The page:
A Wisconsin park received a breath of fresh air, reviving its meaning for future generations, when Red Arrow Park in Manitowoc, Wisconsin, was rededicated during a July 15 ceremony.
“It is great to dedicate a park like this to remember the Red Arrow’s first hundred years, and while we won’t be here, I hope future generations are here in another hundred years rededicating or reimagining this great formation,” said Maj. Gen. Don Dunbar, Wisconsin’s adjutant general. “It’s a tribute to the Soldiers. It’s a tribute to the National Guards of Wisconsin and Michigan, and it’s a tribute to our great United States Army.”
The park rededication ceremony took place just a few days before the July 18 centennial of the birth of the 32nd Division, comprised of Wisconsin and Michigan National Guardsmen in its dawn. Manitowoc originally renamed and dedicated the park on May 23, 1956 — Memorial Day — in honor of the Soldiers of the 32nd “Red Arrow” Infantry Division.
“Two cannons were placed in the park, and for many baby boomers like myself, we created the stories untold by our fathers and grandfathers,” said retired Command Sgt. Maj. Ed Hansen, former command sergeant major of the 32nd Infantry Brigade Combat Team and a chairman of the Friends of Red Arrow Park group organizing the fundraising initiative. “Each year those unsung heroes passed on, and with them faded the memory of their deeds seldom spoken, but embodied in a park named Red Arrow. But time marches on, and that, too, was forgotten.”
Hansen served 21 years in the 32nd, taking pride in the Red Arrow patch on his shoulder. He said he could not turn his back on what the park had become over time. Manitowoc Mayor Justin Nickels agreed that the park had gotten lost in the shuffle, the cannons getting rusty. He was quickly on board with restoring the park.
“We redid the parking lot,” Nickels said. “We groomed the beach. We cleaned up some of the equipment. We took down the old bathrooms, but the park wasn’t complete. The park still didn’t have anything that showed what the meaning was, what Red Arrow is.”
In summer of 2016, a mural at least 30 feet tall and wide, depicting a red arrow next to a Soldier’s image, was painted on a wall bordering the park to the north, providing a reminder of the park’s true meaning to all who visit the park. Friends of Red Arrow Park is still working on raising money to bring more amenities to the park honoring the 32nd Division.
Soldiers of the 32nd distinguished themselves during World War I, fighting under Maj. Gen. John “Black Jack” Pershing as part of the American Expeditionary Force.
“They went overseas and earned their nom de guerre, ‘Les Terribles,’ and that elegant patch that you see on so many of the men and women who are veterans of this organization,” Dunbar said. “They earned that simple patch, a red arrow piercing a line. They pierced every one they came in contact with. They would’ve pierced more, but they ran out of lines. That was the quality of this Division.”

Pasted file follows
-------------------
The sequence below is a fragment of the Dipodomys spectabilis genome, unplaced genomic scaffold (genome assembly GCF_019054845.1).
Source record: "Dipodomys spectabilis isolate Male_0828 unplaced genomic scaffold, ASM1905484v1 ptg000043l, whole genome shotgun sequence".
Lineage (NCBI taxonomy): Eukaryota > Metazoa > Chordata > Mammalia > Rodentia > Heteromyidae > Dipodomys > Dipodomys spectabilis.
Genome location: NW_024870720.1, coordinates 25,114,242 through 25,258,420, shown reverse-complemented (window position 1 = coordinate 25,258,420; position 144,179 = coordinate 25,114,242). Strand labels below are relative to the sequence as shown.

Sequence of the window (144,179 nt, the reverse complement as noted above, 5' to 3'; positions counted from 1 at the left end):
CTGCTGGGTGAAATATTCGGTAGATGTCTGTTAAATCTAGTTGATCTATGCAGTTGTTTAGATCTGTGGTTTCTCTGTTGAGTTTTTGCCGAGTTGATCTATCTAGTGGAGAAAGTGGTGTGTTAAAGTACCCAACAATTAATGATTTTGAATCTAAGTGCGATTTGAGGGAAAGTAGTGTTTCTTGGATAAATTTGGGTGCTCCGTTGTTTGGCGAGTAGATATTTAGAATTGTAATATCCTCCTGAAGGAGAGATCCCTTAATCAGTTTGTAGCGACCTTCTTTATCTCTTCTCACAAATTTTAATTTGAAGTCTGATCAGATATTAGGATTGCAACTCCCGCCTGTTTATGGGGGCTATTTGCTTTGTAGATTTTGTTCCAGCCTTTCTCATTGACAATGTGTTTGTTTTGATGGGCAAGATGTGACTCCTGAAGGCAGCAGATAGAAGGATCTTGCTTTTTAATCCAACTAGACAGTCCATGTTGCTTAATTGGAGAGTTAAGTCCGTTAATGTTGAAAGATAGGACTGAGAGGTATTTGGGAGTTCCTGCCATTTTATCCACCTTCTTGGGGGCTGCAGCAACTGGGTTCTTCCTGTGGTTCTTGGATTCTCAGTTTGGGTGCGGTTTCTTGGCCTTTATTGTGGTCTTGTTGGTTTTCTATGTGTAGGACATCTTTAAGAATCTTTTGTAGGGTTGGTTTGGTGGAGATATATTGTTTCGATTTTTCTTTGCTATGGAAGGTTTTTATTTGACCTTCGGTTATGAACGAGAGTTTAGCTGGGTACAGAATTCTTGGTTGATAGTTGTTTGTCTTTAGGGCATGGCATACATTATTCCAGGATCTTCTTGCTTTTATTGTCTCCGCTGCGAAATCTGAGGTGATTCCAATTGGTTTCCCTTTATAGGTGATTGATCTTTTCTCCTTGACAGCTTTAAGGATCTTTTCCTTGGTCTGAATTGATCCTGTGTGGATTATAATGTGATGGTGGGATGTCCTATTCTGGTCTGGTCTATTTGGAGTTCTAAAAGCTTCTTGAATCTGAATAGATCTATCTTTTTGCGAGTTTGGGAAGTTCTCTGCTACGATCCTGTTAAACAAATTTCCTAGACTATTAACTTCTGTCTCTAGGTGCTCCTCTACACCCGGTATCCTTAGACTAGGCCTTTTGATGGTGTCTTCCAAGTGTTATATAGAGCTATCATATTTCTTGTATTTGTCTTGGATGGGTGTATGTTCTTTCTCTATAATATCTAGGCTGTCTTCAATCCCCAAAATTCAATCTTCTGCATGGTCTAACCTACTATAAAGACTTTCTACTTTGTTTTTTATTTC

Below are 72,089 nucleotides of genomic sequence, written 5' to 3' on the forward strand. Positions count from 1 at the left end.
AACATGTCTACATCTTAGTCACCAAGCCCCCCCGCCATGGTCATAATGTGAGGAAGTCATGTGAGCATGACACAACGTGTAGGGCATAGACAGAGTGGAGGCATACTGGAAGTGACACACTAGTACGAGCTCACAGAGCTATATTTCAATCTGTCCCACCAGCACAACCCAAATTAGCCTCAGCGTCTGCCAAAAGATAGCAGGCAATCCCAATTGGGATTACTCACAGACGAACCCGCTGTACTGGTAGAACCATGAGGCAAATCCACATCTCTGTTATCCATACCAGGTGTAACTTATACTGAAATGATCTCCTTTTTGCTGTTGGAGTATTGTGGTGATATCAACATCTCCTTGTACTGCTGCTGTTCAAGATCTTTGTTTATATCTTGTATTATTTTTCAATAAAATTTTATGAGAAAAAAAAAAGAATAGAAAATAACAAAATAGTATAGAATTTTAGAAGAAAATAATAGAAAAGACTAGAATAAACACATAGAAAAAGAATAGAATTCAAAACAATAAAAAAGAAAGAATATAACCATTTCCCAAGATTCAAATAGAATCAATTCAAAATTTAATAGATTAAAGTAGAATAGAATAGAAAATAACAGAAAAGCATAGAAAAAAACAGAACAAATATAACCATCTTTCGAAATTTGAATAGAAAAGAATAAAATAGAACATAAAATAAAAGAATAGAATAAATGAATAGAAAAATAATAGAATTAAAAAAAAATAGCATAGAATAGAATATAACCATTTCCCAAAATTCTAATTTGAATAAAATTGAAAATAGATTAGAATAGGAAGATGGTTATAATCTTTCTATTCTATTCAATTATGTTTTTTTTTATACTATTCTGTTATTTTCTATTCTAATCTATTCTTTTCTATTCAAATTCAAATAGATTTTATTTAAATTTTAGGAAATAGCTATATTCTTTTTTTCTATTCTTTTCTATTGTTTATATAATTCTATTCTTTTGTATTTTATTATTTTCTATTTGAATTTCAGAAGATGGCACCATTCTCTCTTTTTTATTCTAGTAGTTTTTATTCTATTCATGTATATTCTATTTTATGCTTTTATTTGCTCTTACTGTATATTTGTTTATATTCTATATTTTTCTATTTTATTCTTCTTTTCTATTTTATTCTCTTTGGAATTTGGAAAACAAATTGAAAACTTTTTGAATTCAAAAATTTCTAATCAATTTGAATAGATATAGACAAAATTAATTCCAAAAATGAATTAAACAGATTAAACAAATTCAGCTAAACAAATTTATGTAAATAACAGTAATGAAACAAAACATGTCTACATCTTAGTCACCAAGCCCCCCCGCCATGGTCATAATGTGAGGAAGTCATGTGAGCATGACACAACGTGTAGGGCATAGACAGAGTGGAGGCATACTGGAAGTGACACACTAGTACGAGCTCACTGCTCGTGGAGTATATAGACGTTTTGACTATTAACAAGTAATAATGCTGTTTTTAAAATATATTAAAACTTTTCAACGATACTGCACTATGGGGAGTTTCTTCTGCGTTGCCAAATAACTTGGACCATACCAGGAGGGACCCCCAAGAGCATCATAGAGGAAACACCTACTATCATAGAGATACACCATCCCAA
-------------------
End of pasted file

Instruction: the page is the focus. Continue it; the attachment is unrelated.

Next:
The 32nd Division continued their legacy during World War II, serving for 654 days in combat, more than any U.S. Division in any war. In 1961 the division, now entirely composed of Wisconsin Army National Guard Soldiers, mobilized for the Berlin Crisis.
In 1967, the division reorganized as an infantry brigade. Elements of the brigade deployed throughout the War on Terror, with the whole brigade deploying in 2009 and 2010, distinguishing itself yet again. Earlier this year, the Michigan National Guard’s 3rd Battalion, 126th Infantry Regiment rejoined the Red Arrow, bringing Badgers and Wolverines back together in the 32nd Brigade.
Red Arrow Park honors the Soldiers of the 32nd, but also serves as a reminder of all who have served the United States of America.
“It’s Red Arrow Park, but this is about all veterans, all services,” Hansen said. “We want them all represented here, and if you have an opportunity to look at the bricks, we’ve done that. We’ve got Marines. We’ve got Vietnam veterans and veterans from all wars in all services.”
“The 32nd is a National Guard story, a U.S. Army story and it’s an American story,” Dunbar said. “Through the efforts of this community, the committed veterans like Command Sgt. Maj. Ed Hansen, the VFW Post 659 and the Friends of Red Arrow Park, this park will stand in silent tribute to the 32nd and veterans from our armed forces. This park stands for things that endure — our families, employers, communities and the Citizen-Soldiers who remain always ready and always there.”
The Wisconsin National Guard is commemorating the 100th anniversary of the 32nd Division and its participation in World War I with “Dawn of the Red Arrow,” a collection of print and video stories, photos and social media posts marking key moments in the history of the famed 32nd Division.